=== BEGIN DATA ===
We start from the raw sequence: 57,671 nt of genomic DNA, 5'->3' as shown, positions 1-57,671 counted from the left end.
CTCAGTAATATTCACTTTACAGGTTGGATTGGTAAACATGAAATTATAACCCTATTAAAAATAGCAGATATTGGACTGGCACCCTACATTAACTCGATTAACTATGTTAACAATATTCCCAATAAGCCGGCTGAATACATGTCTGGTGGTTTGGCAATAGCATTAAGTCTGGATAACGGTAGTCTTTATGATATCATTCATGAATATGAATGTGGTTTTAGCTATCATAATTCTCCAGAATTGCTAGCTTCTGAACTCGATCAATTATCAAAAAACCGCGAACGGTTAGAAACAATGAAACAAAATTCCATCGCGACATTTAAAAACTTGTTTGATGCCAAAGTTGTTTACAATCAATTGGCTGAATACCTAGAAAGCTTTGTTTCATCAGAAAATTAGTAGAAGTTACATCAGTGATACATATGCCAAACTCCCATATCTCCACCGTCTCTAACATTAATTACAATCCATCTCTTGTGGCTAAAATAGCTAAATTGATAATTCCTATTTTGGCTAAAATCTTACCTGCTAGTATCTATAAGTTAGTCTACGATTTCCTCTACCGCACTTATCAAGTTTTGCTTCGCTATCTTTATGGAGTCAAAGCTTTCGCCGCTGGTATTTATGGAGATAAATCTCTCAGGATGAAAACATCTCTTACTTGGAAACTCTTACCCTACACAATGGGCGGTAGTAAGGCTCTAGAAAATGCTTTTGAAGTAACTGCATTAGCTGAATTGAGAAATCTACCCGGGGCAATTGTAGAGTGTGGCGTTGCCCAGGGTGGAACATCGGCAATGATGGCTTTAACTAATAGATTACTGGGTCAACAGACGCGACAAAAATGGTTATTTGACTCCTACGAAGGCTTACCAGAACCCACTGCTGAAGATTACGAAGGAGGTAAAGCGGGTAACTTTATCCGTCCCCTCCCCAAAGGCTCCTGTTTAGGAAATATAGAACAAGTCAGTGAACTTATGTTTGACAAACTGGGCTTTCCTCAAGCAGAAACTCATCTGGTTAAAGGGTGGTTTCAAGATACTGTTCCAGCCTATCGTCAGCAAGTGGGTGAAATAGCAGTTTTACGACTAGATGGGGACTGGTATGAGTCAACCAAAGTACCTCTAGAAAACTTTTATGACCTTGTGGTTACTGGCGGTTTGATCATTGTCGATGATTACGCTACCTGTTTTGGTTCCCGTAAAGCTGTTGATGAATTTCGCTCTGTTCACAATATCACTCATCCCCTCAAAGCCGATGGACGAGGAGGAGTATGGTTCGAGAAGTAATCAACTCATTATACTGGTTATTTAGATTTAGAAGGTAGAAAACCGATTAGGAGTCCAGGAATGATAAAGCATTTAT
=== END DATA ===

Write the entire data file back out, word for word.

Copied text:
We start from the raw sequence: 57,671 nt of genomic DNA, 5'->3' as shown, positions 1-57,671 counted from the left end.
CTCAGTAATATTCACTTTACAGGTTGGATTGGTAAACATGAAATTATAACCCTATTAAAAATAGCAGATATTGGACTGGCACCCTACATTAACTCGATTAACTATGTTAACAATATTCCCAATAAGCCGGCTGAATACATGTCTGGTGGTTTGGCAATAGCATTAAGTCTGGATAACGGTAGTCTTTATGATATCATTCATGAATATGAATGTGGTTTTAGCTATCATAATTCTCCAGAATTGCTAGCTTCTGAACTCGATCAATTATCAAAAAACCGCGAACGGTTAGAAACAATGAAACAAAATTCCATCGCGACATTTAAAAACTTGTTTGATGCCAAAGTTGTTTACAATCAATTGGCTGAATACCTAGAAAGCTTTGTTTCATCAGAAAATTAGTAGAAGTTACATCAGTGATACATATGCCAAACTCCCATATCTCCACCGTCTCTAACATTAATTACAATCCATCTCTTGTGGCTAAAATAGCTAAATTGATAATTCCTATTTTGGCTAAAATCTTACCTGCTAGTATCTATAAGTTAGTCTACGATTTCCTCTACCGCACTTATCAAGTTTTGCTTCGCTATCTTTATGGAGTCAAAGCTTTCGCCGCTGGTATTTATGGAGATAAATCTCTCAGGATGAAAACATCTCTTACTTGGAAACTCTTACCCTACACAATGGGCGGTAGTAAGGCTCTAGAAAATGCTTTTGAAGTAACTGCATTAGCTGAATTGAGAAATCTACCCGGGGCAATTGTAGAGTGTGGCGTTGCCCAGGGTGGAACATCGGCAATGATGGCTTTAACTAATAGATTACTGGGTCAACAGACGCGACAAAAATGGTTATTTGACTCCTACGAAGGCTTACCAGAACCCACTGCTGAAGATTACGAAGGAGGTAAAGCGGGTAACTTTATCCGTCCCCTCCCCAAAGGCTCCTGTTTAGGAAATATAGAACAAGTCAGTGAACTTATGTTTGACAAACTGGGCTTTCCTCAAGCAGAAACTCATCTGGTTAAAGGGTGGTTTCAAGATACTGTTCCAGCCTATCGTCAGCAAGTGGGTGAAATAGCAGTTTTACGACTAGATGGGGACTGGTATGAGTCAACCAAAGTACCTCTAGAAAACTTTTATGACCTTGTGGTTACTGGCGGTTTGATCATTGTCGATGATTACGCTACCTGTTTTGGTTCCCGTAAAGCTGTTGATGAATTTCGCTCTGTTCACAATATCACTCATCCCCTCAAAGCCGATGGACGAGGAGGAGTATGGTTCGAGAAGTAATCAACTCATTATACTGGTTATTTAGATTTAGAAGGTAGAAAACCGATTAGGAGTCCAGGAATGATAAAGCATTTAT